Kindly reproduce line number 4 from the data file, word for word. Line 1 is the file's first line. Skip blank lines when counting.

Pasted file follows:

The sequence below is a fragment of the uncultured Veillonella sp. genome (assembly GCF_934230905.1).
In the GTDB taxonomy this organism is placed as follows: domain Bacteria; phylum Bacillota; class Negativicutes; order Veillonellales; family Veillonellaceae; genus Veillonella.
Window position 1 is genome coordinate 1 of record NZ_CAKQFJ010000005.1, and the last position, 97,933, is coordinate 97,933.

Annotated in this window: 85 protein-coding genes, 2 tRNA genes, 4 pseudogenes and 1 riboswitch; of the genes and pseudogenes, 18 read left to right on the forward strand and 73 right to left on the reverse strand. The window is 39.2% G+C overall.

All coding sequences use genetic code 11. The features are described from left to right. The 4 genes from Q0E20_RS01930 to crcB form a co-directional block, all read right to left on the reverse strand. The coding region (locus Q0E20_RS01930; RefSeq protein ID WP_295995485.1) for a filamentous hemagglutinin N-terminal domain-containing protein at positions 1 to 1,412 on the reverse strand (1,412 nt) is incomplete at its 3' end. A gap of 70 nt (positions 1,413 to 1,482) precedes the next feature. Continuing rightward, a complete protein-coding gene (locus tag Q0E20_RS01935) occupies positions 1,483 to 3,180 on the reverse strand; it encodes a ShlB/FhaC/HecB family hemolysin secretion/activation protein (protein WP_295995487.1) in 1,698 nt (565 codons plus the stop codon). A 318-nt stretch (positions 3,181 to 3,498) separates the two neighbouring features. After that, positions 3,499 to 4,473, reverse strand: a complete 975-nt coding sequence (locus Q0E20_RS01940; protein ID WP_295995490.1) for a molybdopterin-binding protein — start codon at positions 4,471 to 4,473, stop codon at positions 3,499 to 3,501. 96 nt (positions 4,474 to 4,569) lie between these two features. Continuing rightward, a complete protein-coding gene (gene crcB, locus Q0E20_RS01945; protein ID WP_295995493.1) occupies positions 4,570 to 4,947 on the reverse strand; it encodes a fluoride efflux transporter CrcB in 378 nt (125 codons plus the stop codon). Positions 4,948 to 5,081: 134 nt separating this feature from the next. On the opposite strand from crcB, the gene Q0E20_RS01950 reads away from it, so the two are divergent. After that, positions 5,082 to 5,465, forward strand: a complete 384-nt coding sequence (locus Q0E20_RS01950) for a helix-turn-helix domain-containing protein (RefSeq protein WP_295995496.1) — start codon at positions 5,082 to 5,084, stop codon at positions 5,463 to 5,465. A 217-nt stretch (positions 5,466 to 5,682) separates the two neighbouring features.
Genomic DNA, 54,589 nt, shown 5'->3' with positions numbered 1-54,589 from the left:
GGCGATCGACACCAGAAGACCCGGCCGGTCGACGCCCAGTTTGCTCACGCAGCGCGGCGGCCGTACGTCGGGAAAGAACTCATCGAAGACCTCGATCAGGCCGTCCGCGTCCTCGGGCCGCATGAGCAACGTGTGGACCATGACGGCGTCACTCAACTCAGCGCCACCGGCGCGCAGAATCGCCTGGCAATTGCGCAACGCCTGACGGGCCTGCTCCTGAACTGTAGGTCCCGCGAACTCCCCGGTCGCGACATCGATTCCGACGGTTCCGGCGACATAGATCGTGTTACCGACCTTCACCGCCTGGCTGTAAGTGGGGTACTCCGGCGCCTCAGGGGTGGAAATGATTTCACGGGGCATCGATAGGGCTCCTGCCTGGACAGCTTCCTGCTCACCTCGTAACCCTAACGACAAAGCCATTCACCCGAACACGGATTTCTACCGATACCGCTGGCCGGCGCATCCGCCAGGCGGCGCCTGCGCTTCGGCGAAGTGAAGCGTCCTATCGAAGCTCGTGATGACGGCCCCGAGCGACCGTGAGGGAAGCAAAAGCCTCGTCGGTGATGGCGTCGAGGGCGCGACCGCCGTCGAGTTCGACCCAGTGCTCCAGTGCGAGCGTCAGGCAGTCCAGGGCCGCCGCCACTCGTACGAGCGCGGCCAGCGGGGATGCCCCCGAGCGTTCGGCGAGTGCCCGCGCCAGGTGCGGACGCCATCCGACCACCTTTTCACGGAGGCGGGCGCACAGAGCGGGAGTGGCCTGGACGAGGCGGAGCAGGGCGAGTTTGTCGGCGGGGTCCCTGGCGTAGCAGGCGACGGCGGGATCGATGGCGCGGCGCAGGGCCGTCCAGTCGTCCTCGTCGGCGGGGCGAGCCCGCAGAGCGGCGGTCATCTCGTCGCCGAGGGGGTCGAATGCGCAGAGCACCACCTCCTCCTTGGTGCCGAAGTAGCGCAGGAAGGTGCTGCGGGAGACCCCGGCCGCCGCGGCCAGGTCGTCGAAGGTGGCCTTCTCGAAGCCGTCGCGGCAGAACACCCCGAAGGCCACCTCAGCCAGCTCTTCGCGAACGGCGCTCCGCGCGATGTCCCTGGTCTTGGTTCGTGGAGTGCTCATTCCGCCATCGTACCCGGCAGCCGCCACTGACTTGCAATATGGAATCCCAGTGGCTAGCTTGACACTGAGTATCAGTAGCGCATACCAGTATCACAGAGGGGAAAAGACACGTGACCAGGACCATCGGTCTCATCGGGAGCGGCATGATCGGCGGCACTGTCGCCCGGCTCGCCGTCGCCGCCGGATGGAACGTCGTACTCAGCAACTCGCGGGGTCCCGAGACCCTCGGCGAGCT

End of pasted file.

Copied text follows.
Annotated in this window: 85 protein-coding genes, 2 tRNA genes, 4 pseudogenes and 1 riboswitch; of the genes and pseudogenes, 18 read left to right on the forward strand and 73 right to left on the reverse strand. The window is 39.2% G+C overall.